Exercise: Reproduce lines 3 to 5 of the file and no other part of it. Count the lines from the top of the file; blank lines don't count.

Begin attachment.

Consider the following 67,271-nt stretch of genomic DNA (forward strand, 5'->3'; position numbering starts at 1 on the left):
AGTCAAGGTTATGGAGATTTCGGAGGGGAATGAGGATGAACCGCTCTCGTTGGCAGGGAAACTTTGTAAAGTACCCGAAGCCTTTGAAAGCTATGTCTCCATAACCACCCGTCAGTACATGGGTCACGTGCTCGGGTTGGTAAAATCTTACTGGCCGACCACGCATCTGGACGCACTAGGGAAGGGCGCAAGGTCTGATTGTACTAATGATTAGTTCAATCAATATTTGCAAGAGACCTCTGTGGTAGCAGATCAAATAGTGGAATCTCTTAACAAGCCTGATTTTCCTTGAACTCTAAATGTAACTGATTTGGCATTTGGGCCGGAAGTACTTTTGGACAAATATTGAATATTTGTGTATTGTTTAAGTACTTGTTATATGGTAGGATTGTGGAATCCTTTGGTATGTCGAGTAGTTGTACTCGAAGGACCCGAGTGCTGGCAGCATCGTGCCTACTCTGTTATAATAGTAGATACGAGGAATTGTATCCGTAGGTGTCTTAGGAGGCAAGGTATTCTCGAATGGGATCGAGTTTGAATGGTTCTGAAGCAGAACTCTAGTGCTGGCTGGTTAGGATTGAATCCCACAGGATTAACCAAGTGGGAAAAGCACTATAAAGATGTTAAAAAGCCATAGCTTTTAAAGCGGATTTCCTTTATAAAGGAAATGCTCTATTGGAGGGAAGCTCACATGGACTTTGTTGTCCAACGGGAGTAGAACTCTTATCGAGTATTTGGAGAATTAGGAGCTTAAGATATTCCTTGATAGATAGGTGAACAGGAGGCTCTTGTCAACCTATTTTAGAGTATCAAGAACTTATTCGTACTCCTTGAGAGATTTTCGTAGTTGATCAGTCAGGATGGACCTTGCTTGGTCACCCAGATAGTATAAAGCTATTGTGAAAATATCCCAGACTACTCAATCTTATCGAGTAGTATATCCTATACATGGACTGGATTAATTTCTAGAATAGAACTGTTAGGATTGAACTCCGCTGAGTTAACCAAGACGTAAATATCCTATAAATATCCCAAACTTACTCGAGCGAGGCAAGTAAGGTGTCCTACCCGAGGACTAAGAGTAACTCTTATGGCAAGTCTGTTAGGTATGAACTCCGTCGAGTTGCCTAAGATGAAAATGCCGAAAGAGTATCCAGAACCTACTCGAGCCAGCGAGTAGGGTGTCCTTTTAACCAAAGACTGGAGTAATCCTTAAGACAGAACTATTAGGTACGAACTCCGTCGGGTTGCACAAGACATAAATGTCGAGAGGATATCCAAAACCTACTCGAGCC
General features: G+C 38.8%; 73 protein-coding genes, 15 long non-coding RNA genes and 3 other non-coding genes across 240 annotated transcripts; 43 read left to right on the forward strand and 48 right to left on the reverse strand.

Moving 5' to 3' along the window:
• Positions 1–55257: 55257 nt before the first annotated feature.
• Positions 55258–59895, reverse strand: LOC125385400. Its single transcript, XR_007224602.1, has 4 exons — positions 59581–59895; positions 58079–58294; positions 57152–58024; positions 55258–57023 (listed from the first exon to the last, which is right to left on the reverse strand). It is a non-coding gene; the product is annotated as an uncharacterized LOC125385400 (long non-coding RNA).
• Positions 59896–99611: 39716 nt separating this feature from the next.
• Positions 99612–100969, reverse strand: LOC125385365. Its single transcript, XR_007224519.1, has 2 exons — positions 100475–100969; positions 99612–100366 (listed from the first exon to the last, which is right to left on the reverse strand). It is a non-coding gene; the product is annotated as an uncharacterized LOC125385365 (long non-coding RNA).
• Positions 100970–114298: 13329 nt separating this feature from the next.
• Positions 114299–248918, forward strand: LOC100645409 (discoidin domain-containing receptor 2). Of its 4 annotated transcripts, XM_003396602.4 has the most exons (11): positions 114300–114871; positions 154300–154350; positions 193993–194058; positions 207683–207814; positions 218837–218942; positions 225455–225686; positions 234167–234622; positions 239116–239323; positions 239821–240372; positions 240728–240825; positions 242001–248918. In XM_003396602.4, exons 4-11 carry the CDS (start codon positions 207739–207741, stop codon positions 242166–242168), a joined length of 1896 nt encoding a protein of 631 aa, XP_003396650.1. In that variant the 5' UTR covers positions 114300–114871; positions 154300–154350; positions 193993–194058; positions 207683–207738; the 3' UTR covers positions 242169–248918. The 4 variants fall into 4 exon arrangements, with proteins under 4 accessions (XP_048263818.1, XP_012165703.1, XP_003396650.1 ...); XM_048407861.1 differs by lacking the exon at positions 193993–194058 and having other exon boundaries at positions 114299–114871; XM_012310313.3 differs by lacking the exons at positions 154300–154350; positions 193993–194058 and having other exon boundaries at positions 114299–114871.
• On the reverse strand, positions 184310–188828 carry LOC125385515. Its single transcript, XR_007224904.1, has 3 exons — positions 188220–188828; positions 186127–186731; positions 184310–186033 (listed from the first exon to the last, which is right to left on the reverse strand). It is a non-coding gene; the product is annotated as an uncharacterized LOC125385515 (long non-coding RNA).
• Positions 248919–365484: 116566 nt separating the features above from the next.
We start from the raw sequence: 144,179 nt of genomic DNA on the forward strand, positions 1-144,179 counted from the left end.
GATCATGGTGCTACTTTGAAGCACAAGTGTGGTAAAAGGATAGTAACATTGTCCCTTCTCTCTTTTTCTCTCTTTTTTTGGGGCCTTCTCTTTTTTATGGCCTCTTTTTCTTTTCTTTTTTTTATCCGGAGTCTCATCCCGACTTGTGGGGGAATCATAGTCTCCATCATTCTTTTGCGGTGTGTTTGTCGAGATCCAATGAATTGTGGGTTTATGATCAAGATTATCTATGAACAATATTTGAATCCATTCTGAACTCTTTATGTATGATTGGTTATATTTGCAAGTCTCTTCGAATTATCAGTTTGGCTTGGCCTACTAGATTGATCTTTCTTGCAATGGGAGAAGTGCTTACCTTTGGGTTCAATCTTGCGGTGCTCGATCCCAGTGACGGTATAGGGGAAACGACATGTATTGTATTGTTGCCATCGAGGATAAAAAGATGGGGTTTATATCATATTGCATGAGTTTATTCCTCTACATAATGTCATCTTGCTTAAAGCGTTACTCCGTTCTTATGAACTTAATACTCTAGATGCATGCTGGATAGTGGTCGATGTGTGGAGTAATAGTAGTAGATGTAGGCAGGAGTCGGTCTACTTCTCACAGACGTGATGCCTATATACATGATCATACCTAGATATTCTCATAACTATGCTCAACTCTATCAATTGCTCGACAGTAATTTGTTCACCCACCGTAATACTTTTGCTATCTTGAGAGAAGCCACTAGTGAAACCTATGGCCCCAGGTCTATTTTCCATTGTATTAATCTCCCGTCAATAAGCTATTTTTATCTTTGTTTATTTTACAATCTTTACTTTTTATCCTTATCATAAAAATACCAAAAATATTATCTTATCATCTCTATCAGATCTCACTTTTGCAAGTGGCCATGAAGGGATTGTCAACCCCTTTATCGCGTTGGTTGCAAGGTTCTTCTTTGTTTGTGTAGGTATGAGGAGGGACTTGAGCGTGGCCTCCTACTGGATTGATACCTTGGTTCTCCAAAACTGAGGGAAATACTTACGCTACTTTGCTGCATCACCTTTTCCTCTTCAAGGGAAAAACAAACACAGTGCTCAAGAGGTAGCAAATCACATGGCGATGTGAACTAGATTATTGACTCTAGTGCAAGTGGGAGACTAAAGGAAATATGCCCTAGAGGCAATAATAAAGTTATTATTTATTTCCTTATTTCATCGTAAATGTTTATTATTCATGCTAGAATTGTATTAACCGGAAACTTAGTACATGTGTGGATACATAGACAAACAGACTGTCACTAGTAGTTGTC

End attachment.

General features: G+C 38.8%; 73 protein-coding genes, 15 long non-coding RNA genes and 3 other non-coding genes across 240 annotated transcripts; 43 read left to right on the forward strand and 48 right to left on the reverse strand.

Moving 5' to 3' along the window:
• Positions 1–55257: 55257 nt before the first annotated feature.